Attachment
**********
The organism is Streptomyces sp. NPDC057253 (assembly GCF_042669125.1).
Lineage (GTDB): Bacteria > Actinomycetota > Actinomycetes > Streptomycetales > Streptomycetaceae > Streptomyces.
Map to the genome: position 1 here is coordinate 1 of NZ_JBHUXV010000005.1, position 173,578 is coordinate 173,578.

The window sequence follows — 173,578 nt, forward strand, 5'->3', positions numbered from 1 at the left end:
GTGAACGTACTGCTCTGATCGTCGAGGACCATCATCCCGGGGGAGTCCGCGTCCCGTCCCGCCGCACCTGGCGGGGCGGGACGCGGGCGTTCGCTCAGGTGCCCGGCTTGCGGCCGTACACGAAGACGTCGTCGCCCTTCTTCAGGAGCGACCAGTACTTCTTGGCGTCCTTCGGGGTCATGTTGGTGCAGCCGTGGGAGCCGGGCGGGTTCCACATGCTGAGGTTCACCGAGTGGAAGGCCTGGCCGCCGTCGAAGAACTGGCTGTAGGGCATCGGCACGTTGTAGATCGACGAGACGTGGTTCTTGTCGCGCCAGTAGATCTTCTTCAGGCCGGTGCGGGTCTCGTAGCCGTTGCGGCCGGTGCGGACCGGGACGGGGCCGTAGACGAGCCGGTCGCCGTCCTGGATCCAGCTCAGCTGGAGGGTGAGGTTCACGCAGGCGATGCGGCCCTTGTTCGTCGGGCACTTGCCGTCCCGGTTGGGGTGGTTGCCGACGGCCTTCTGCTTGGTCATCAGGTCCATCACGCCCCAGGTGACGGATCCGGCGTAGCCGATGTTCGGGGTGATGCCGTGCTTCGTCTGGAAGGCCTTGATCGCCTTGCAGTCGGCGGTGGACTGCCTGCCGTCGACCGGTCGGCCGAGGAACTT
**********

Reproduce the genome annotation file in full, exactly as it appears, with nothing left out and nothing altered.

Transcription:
The organism is Streptomyces sp. NPDC057253 (assembly GCF_042669125.1).
Lineage (GTDB): Bacteria > Actinomycetota > Actinomycetes > Streptomycetales > Streptomycetaceae > Streptomyces.
Map to the genome: position 1 here is coordinate 1 of NZ_JBHUXV010000005.1, position 173,578 is coordinate 173,578.

The window sequence follows — 173,578 nt, forward strand, 5'->3', positions numbered from 1 at the left end:
GTGAACGTACTGCTCTGATCGTCGAGGACCATCATCCCGGGGGAGTCCGCGTCCCGTCCCGCCGCACCTGGCGGGGCGGGACGCGGGCGTTCGCTCAGGTGCCCGGCTTGCGGCCGTACACGAAGACGTCGTCGCCCTTCTTCAGGAGCGACCAGTACTTCTTGGCGTCCTTCGGGGTCATGTTGGTGCAGCCGTGGGAGCCGGGCGGGTTCCACATGCTGAGGTTCACCGAGTGGAAGGCCTGGCCGCCGTCGAAGAACTGGCTGTAGGGCATCGGCACGTTGTAGATCGACGAGACGTGGTTCTTGTCGCGCCAGTAGATCTTCTTCAGGCCGGTGCGGGTCTCGTAGCCGTTGCGGCCGGTGCGGACCGGGACGGGGCCGTAGACGAGCCGGTCGCCGTCCTGGATCCAGCTCAGCTGGAGGGTGAGGTTCACGCAGGCGATGCGGCCCTTGTTCGTCGGGCACTTGCCGTCCCGGTTGGGGTGGTTGCCGACGGCCTTCTGCTTGGTCATCAGGTCCATCACGCCCCAGGTGACGGATCCGGCGTAGCCGATGTTCGGGGTGATGCCGTGCTTCGTCTGGAAGGCCTTGATCGCCTTGCAGTCGGCGGTGGACTGCCTGCCGTCGACCGGTCGGCCGAGGAACTT